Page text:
Category: Tony Abbott

07 Apr

4 Comments

WA result: Normal (anti-political) programming resumes

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Ludlam Milne Siewert

For most of the Left the re-election, on a big swing and record vote, of Greens Senator Scott Ludlam will be the most cheering news from the WA Senate special election. The Greens campaign was carried out with a large army of enthusiastic and youthful volunteers — door knocking and staffing phone banks (the latter […]

15 Mar

18 Comments

Some thoughts on the Biennale boycott and the state

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invasion

It would be churlish to thumb one’s nose at the successful artist boycott of the Sydney Biennale, which cut the Biennale’s partnership with Transfield over the latter’s participation in the federal government’s border protection regime. A new tactic within the mishmash of often mutually hostile campaigns in support of asylum seekers, its triumph certainly brightened […]

04 Dec

10 Comments

Abbott & the auto-unravelling of the Right

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Grown-up government

For some time, this blog has insisted that an Abbott government — far from getting a smooth ride, even with a big parliamentary majority — would most likely face “crisis and volatility” at least as much as the ALP had over the last few years. By way of contrast, the rapid accumulation of problems for Abbott in […]

20 Nov

12 Comments

We need to talk about Indonesia

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The not-so-special relationship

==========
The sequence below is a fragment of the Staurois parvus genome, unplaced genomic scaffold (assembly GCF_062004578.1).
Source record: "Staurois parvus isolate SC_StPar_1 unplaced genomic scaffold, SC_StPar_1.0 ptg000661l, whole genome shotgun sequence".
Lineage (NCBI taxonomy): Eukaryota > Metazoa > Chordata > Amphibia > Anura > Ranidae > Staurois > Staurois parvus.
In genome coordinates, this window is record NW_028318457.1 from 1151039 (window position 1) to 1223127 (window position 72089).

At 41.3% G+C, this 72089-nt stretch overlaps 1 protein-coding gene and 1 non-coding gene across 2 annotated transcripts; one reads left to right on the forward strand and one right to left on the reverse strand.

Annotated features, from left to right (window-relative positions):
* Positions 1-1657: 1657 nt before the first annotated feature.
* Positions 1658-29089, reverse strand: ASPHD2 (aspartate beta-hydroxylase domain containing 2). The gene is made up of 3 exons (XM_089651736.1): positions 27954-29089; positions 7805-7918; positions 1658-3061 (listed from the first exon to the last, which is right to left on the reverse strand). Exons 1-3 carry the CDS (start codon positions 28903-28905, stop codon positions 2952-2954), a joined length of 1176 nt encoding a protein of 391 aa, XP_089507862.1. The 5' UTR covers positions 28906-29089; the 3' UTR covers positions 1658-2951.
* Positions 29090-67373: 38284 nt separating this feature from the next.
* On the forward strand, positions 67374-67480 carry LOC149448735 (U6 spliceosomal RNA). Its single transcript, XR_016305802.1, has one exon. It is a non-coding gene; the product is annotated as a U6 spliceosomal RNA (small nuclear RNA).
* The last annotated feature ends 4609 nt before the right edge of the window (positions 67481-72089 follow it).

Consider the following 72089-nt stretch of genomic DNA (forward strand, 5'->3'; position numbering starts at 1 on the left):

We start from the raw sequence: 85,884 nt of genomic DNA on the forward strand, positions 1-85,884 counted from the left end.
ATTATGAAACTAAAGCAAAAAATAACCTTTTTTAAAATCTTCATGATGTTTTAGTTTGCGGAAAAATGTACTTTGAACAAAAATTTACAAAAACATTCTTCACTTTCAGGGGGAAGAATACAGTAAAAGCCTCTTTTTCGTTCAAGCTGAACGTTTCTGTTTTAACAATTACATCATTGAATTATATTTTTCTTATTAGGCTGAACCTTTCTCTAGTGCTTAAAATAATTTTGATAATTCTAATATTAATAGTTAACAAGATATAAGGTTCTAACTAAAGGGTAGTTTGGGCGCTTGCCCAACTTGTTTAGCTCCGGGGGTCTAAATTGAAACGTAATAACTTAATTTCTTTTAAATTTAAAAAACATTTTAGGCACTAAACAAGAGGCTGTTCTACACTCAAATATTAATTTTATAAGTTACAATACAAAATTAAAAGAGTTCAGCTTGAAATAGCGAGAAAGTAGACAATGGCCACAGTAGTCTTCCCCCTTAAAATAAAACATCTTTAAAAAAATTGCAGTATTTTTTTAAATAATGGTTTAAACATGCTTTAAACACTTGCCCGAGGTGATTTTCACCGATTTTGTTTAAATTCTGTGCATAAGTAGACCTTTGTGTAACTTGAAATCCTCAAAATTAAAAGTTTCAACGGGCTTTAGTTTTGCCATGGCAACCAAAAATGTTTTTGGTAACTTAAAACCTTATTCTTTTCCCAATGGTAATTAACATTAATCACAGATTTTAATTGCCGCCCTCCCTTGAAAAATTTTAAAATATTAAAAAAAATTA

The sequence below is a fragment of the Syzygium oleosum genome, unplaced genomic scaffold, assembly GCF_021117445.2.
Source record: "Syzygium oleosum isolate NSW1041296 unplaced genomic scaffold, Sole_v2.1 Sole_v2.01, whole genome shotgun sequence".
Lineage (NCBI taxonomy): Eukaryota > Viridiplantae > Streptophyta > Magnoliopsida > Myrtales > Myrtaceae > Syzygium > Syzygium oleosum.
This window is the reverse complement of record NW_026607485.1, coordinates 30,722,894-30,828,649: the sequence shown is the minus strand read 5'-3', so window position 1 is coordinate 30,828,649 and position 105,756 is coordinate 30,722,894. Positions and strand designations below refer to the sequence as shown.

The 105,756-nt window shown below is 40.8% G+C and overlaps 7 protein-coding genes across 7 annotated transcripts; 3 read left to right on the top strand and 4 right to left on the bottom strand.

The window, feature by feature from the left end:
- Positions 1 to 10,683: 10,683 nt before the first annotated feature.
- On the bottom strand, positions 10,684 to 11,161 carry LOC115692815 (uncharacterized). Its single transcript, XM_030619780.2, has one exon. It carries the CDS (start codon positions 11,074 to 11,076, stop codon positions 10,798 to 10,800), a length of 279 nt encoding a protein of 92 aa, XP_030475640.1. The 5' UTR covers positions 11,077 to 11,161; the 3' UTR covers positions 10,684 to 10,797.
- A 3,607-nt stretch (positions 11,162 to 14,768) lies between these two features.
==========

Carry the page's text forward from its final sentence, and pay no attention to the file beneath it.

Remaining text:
I suppose we’ll never know if when Kevin Rudd dropped the word “Konfrontasi” into the pre-election debate on Tony Abbott’s “turn back the boats” policy he was merely stirring up his Coalition opponents or whether he was directly aware of the depth of contempt Indonesian elites had towards the Coalition’s sabre-rattling. The term certainly had […]

23 Sep

25 Comments

The modern crisis of Australian Laborism (Part 2)

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What happens now?

By MARC NEWMAN This article continues the analysis of Labor’s crisis — especially in terms of its meaning for trade unions and social movements — begun here. Despite the defeat of the ALP, the election was not a crushing victory for the conservatives. Fewer seats fell than expected, and some of the LNP gains in the lower […]

11 Sep

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Caught up in Labor’s crisis: The Greens in 2013

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Bandt

My post-election analysis, including the contradictions of the Greens vote, went up at the Overland website on Tuesday. Lots of good discussion and debate in the comments, also. The Greens’ entry into the alliance was made possible because it took advantage of the rejection of both major parties in 2010, but with the ALP in […]

31 Jul

2 Comments

Opinion polls, asylum seekers and Rudd’s strategy

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Rudd in charge

My latest piece at The Guardian, on how polls and public opinion have little to do with Rudd’s quest to establish political dominance: Again, the refugee issue clarifies Rudd’s approach. Central to his strategy is the use of regional (international) statecraft to establish authority. By having Indonesia expose Abbott’s plan to “turn back the boats” as a dangerous […]

22 Jul

7 Comments

Making things happen: race, borders & the state

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QLD_CM_NEWS_RUDD_19JUL13_

One of the most striking things about the mainstream media coverage of Kevin Rudd’s “PNG solution” is how the discussion is mostly framed by ideas, policies and language that are increasingly relics of a past phase of the interminable “border security” debate. By outmanoeuvring opponents to both his Right and Left on this issue, Rudd […]

20 Jul

29 Comments

Turning point: Asylum, Rudd’s realpolitik & the Left

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Because all aspiring boat people have the Fairfax newspapers home-delivered

Some moments have “turning point” written all over them. So it was when Liz and I started Left Flank three years and two weeks ago, when we highlighted a speech by Julia Gillard justifying her “lurch to the Right” on border security, and compared her language with that of John Howard — defending Hansonism — from 1996. […]